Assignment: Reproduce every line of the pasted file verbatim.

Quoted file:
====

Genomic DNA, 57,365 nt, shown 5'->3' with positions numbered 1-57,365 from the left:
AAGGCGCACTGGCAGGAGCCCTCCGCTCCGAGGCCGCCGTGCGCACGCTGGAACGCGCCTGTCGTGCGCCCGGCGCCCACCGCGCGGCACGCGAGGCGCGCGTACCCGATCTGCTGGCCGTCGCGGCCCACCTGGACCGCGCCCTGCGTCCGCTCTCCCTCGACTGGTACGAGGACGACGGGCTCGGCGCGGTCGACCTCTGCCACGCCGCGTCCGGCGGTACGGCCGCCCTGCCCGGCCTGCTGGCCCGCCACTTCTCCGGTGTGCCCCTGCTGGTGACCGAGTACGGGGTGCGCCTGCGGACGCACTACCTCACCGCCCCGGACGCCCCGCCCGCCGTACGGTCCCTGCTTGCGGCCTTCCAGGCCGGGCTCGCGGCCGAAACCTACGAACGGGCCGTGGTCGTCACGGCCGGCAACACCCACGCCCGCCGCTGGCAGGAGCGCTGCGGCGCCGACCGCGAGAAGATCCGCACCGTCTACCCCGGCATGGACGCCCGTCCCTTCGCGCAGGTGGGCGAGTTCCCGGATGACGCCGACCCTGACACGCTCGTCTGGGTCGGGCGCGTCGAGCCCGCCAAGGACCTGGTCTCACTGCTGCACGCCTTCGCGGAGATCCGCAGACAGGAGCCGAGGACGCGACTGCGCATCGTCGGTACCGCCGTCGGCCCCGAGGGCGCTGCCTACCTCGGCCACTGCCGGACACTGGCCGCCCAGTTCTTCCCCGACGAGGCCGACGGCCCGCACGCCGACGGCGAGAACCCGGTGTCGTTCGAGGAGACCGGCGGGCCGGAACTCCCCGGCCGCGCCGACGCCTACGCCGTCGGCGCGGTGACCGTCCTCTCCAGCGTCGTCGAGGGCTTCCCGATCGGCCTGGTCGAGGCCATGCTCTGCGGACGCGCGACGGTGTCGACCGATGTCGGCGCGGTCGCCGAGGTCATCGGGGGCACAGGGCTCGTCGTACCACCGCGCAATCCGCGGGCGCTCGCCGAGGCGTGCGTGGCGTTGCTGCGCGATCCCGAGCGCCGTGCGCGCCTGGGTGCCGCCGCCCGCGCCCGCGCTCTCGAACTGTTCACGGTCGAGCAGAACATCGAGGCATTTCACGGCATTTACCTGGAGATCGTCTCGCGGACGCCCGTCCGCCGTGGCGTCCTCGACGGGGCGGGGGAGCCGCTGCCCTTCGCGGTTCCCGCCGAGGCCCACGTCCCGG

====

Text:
Genomic DNA, 57,365 nt, shown 5'->3' with positions numbered 1-57,365 from the left:
AAGGCGCACTGGCAGGAGCCCTCCGCTCCGAGGCCGCCGTGCGCACGCTGGAACGCGCCTGTCGTGCGCCCGGCGCCCACCGCGCGGCACGCGAGGCGCGCGTACCCGATCTGCTGGCCGTCGCGGCCCACCTGGACCGCGCCCTGCGTCCGCTCTCCCTCGACTGGTACGAGGACGACGGGCTCGGCGCGGTCGACCTCTGCCACGCCGCGTCCGGCGGTACGGCCGCCCTGCCCGGCCTGCTGGCCCGCCACTTCTCCGGTGTGCCCCTGCTGGTGACCGAGTACGGGGTGCGCCTGCGGACGCACTACCTCACCGCCCCGGACGCCCCGCCCGCCGTACGGTCCCTGCTTGCGGCCTTCCAGGCCGGGCTCGCGGCCGAAACCTACGAACGGGCCGTGGTCGTCACGGCCGGCAACACCCACGCCCGCCGCTGGCAGGAGCGCTGCGGCGCCGACCGCGAGAAGATCCGCACCGTCTACCCCGGCATGGACGCCCGTCCCTTCGCGCAGGTGGGCGAGTTCCCGGATGACGCCGACCCTGACACGCTCGTCTGGGTCGGGCGCGTCGAGCCCGCCAAGGACCTGGTCTCACTGCTGCACGCCTTCGCGGAGATCCGCAGACAGGAGCCGAGGACGCGACTGCGCATCGTCGGTACCGCCGTCGGCCCCGAGGGCGCTGCCTACCTCGGCCACTGCCGGACACTGGCCGCCCAGTTCTTCCCCGACGAGGCCGACGGCCCGCACGCCGACGGCGAGAACCCGGTGTCGTTCGAGGAGACCGGCGGGCCGGAACTCCCCGGCCGCGCCGACGCCTACGCCGTCGGCGCGGTGACCGTCCTCTCCAGCGTCGTCGAGGGCTTCCCGATCGGCCTGGTCGAGGCCATGCTCTGCGGACGCGCGACGGTGTCGACCGATGTCGGCGCGGTCGCCGAGGTCATCGGGGGCACAGGGCTCGTCGTACCACCGCGCAATCCGCGGGCGCTCGCCGAGGCGTGCGTGGCGTTGCTGCGCGATCCCGAGCGCCGTGCGCGCCTGGGTGCCGCCGCCCGCGCCCGCGCTCTCGAACTGTTCACGGTCGAGCAGAACATCGAGGCATTTCACGGCATTTACCTGGAGATCGTCTCGCGGACGCCCGTCCGCCGTGGCGTCCTCGACGGGGCGGGGGAGCCGCTGCCCTTCGCGGTTCCCGCCGAGGCCCACGTCCCGG